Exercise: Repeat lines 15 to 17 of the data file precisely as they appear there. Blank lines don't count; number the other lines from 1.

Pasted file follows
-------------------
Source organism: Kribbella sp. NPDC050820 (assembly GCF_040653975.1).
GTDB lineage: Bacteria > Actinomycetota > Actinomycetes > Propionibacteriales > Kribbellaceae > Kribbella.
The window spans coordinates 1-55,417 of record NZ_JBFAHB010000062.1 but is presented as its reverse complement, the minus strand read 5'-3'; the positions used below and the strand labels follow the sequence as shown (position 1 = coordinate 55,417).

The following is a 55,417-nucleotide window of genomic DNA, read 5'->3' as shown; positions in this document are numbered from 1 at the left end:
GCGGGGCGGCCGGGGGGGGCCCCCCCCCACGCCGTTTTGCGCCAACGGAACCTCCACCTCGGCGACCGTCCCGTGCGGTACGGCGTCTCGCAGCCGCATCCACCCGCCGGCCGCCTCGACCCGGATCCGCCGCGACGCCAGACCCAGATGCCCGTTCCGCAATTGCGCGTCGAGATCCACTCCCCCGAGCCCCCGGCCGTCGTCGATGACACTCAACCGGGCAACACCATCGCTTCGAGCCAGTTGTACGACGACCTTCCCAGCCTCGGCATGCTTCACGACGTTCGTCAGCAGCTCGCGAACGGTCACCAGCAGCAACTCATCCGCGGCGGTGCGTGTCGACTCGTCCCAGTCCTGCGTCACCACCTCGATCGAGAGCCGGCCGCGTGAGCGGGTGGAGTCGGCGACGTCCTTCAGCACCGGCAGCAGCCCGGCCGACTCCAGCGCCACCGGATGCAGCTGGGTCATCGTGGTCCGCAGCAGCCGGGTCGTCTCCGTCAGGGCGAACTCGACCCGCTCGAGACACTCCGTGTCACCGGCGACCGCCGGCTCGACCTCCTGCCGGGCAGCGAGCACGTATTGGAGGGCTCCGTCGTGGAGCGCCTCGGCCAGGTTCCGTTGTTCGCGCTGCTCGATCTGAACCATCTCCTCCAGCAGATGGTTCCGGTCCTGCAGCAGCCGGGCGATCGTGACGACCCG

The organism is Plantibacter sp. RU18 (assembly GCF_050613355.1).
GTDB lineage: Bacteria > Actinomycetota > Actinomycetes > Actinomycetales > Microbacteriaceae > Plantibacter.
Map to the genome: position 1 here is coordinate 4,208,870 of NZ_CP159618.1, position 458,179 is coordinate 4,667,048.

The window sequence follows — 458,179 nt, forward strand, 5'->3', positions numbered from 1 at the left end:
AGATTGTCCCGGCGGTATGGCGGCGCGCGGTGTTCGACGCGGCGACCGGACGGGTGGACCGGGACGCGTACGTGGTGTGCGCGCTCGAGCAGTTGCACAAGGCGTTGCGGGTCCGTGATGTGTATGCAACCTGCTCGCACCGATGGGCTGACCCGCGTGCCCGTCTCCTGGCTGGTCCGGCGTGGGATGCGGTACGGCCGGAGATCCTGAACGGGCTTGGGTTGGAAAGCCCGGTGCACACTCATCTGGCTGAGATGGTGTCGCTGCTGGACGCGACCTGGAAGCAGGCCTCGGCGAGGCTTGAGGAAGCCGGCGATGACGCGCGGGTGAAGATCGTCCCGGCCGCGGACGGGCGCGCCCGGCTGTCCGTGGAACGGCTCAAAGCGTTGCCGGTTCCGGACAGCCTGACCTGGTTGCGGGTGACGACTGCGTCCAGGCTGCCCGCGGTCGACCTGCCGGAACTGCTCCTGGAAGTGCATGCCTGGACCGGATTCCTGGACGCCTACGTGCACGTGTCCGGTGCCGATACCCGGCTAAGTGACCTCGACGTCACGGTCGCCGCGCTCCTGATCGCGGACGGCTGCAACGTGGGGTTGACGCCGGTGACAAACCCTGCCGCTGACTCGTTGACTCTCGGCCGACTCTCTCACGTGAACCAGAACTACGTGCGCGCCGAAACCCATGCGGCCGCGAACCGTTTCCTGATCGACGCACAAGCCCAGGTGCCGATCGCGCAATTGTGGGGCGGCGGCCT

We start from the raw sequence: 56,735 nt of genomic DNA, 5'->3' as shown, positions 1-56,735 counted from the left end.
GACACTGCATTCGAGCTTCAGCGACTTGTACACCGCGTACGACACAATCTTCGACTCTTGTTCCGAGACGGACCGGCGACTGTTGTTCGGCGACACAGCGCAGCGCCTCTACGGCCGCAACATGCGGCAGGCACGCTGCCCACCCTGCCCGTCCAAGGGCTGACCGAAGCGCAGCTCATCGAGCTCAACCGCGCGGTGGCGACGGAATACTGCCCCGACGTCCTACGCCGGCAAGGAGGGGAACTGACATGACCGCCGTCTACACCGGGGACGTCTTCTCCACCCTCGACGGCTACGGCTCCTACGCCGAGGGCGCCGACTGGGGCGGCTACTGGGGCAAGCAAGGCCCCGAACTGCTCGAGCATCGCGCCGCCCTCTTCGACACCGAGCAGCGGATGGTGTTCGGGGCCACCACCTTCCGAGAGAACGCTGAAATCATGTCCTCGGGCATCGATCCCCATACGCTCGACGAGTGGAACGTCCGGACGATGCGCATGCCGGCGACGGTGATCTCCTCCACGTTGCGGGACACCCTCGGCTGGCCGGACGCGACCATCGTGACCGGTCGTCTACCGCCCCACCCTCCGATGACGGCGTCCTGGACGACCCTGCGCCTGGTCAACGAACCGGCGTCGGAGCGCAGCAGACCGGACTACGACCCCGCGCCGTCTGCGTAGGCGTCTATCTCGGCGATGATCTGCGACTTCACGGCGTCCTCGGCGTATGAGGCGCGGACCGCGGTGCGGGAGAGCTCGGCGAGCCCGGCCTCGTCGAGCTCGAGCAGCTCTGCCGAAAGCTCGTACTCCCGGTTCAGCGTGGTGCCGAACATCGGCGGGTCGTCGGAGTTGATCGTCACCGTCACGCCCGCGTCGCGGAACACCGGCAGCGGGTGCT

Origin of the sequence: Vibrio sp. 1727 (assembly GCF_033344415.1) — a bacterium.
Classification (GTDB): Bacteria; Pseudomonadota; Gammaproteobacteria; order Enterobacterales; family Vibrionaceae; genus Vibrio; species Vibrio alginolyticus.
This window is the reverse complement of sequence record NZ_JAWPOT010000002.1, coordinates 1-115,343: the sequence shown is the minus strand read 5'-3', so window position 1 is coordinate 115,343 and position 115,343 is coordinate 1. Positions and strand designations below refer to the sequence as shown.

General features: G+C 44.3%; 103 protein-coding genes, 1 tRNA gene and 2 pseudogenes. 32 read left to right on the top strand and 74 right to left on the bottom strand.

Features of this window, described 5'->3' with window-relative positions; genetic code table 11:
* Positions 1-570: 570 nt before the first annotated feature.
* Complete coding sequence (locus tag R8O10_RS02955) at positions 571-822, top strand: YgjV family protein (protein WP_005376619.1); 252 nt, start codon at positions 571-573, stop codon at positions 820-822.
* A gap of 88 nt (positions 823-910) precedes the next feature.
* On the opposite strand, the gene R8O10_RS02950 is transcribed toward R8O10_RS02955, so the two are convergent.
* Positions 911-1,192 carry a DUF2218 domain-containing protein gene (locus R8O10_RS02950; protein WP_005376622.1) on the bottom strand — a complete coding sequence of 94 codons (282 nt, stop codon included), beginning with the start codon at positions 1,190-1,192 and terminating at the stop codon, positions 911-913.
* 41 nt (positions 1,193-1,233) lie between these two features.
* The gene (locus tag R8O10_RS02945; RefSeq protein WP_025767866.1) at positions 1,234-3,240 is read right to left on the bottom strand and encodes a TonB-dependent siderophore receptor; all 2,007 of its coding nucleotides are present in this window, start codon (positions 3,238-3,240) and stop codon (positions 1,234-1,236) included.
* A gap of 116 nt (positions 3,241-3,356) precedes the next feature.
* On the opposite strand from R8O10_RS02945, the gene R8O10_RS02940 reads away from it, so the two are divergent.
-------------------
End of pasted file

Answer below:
This window is the reverse complement of sequence record NZ_JAWPOT010000002.1, coordinates 1-115,343: the sequence shown is the minus strand read 5'-3', so window position 1 is coordinate 115,343 and position 115,343 is coordinate 1. Positions and strand designations below refer to the sequence as shown.

General features: G+C 44.3%; 103 protein-coding genes, 1 tRNA gene and 2 pseudogenes. 32 read left to right on the top strand and 74 right to left on the bottom strand.

Features of this window, described 5'->3' with window-relative positions; genetic code table 11: